It looks like we are going into overtime, folks.

During regulation, the game was played without fear or
hesitation. Both teams fought, blocked, ran, stole, and shot
lights out. Fans almost had to get their lighters out.
Empty the gas tank and tie those shoes tight. One ship
will sink. One team will win, right? One team will take
flight straight to Disneyland, and the other will go home
with a fine-tooth comb: looking for what went wrong.
After all four quarters, overtime is a tall order. After long,
the game was stopped after one coach threw a chair.
The other coach pulled the ref’s hair. 50-50 with 50 seconds
left in overtime lit on the sign. The game was delayed,
and no fans stayed. Anyway, both teams left the building
before overtime was finished. No one won, but it is fine;
only some of us are lucky enough to live and see overtime.

Drop the Ball

Man, I didn’t just drop the ball,
I spiked that baby. I threw it
down like Shaq. Did I mean to?
No. The ball didn’t seem to fit
the mitt. The ball was heavy;
I was thought to be strong,
but that thought was wrong.
I didn’t really want the ball.
I just happen to stumble upon
it. I did pick it up after all.
At the end of the day, I picked
up the same ball I dropped.
There is no reason to rant;
I’ll dribble the ball till’ I can’t.

Growing Up

Find out what happens to Jaxson. Does he ever get found? What will happen to Lawrence’s basketball career? Find out in the short story, Growing Up. This story is a continuation of a story called The Backstreet. It is necessary to read The Backstreet before you read Growing up, so you can understand important contextual details.
Enjoy and thanks for reading!

A Series of Short Stories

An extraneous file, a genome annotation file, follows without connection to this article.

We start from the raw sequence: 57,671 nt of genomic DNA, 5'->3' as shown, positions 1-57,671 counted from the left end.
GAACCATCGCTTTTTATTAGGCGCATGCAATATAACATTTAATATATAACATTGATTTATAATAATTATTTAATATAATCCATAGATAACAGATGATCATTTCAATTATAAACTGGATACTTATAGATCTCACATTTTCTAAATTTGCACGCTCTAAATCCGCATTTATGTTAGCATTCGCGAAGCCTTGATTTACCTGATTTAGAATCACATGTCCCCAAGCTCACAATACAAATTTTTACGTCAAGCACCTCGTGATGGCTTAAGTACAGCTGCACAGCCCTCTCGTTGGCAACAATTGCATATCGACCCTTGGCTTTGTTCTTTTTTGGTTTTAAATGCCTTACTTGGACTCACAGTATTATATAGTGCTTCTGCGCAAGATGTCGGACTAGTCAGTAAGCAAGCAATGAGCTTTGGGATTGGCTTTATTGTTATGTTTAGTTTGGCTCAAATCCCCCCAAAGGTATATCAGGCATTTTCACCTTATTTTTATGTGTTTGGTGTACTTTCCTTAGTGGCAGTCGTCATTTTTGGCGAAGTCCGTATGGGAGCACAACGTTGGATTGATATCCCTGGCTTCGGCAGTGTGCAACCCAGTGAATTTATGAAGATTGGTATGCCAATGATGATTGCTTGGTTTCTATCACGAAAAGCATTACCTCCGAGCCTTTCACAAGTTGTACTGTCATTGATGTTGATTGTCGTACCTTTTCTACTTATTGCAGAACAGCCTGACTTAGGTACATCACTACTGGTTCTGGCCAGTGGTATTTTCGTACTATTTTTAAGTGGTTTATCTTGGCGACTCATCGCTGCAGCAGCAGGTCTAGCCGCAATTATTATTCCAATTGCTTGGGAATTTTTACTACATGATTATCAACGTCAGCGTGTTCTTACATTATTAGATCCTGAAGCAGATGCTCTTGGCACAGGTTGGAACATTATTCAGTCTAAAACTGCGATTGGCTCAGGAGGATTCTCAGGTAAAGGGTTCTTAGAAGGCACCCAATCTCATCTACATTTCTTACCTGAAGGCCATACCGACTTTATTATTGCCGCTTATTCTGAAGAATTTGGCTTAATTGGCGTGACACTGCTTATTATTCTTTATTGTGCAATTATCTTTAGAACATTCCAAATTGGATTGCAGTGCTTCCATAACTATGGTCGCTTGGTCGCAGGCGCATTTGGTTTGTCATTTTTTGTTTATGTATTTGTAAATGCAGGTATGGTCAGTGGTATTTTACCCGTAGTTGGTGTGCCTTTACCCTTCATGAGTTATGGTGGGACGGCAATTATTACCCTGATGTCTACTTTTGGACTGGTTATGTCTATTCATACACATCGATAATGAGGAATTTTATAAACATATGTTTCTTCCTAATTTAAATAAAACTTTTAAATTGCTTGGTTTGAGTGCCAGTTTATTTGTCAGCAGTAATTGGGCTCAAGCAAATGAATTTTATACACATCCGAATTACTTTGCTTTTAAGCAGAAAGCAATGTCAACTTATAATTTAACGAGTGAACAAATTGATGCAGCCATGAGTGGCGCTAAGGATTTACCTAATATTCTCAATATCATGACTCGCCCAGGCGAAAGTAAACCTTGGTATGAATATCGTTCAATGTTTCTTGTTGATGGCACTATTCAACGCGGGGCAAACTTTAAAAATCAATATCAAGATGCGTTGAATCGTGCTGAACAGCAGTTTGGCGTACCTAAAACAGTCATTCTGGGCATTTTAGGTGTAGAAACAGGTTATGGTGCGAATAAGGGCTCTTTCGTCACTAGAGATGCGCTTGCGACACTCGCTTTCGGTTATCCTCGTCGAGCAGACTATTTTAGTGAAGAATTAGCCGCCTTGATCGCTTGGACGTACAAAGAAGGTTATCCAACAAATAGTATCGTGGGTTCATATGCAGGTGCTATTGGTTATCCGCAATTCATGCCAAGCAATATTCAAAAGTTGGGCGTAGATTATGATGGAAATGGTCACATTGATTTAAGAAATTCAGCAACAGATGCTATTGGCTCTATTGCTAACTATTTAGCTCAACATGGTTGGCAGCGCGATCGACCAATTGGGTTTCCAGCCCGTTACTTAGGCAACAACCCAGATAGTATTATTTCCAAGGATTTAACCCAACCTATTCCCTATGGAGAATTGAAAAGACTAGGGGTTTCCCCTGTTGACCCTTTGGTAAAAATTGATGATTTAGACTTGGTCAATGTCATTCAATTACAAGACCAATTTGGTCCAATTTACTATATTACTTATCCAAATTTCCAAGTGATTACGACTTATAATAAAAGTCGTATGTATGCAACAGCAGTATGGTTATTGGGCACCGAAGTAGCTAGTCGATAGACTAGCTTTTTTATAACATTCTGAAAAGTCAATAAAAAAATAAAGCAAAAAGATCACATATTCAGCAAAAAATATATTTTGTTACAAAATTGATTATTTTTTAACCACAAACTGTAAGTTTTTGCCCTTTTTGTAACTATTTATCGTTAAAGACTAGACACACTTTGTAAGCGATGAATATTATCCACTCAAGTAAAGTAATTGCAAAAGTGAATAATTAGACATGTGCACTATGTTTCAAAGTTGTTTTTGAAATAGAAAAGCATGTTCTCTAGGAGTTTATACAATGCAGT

I took a very small break from poetry to finish up some old short stories. I went back and revised the previous drafts. Without further ado, I present you five stories:

1. The Backstreet
2. Growing Up
3. Monsters
4. My Light
5. Gone

A Series of Short Stories


The discolored worn leather makes

for a better story. Cutting my hands

and diving for you on the hot asphalt made

my therapy at first appear dangerous,

but nothing else matters when it is

me and you. Timeouts rarely helped,

because time in this game counts

and sometimes runs out when

when the ball drops. The clock is watched

and clicks slower when I have

you in-between my dedicated hands.

Escaping to the hardwood with you

to the dust-filled court made my

problems seem miniscule. The pressurized

leather circle of hope eliminates stress

and shoots any doubt down through

a safety net weaved together by

individual strands working as a team.

Across the floor I cannot see anyone

and the path is clear, can I trust

my team mate to perform under stress?

The question is important because

someone can take you to the top

and others will make you quit

and miss. You give and receive attention,

but it betters me in the end. You provide

answers to questions that confuse me.

On Sundays, or on vacation miles away,

I find your home, bring your circular body

and forget the reasons that brought me there.

I pull the trigger and burn the nylon,

glow in the dark or chained, You have the

scent of waxed wood and years of history

that was built by people in situations

only you’re familiar with. The scar on

my left eyebrow is proof of how much

of an impact you left on me.

Dreaming I was on the team that treated

you the best. You wanted me when others didn’t

and that is why I continue to use you.

You have brought many friendships

and a valid reason to ditch

a Math or Science class early. Legends

once used you as a tool to make it out,

make it in, or be someone in the world.

And when I think about our relationship,

all I can do is smile because of the long walks,

brisk jogs, and exhausting sprints we did.

I place you in my hands and close my eyes,

say a few words before I throw you towards

the back of the iron, putting it all at the line.

And when I hold my hand high and

my breath long, I know I won because I

as I took a shot, I let go.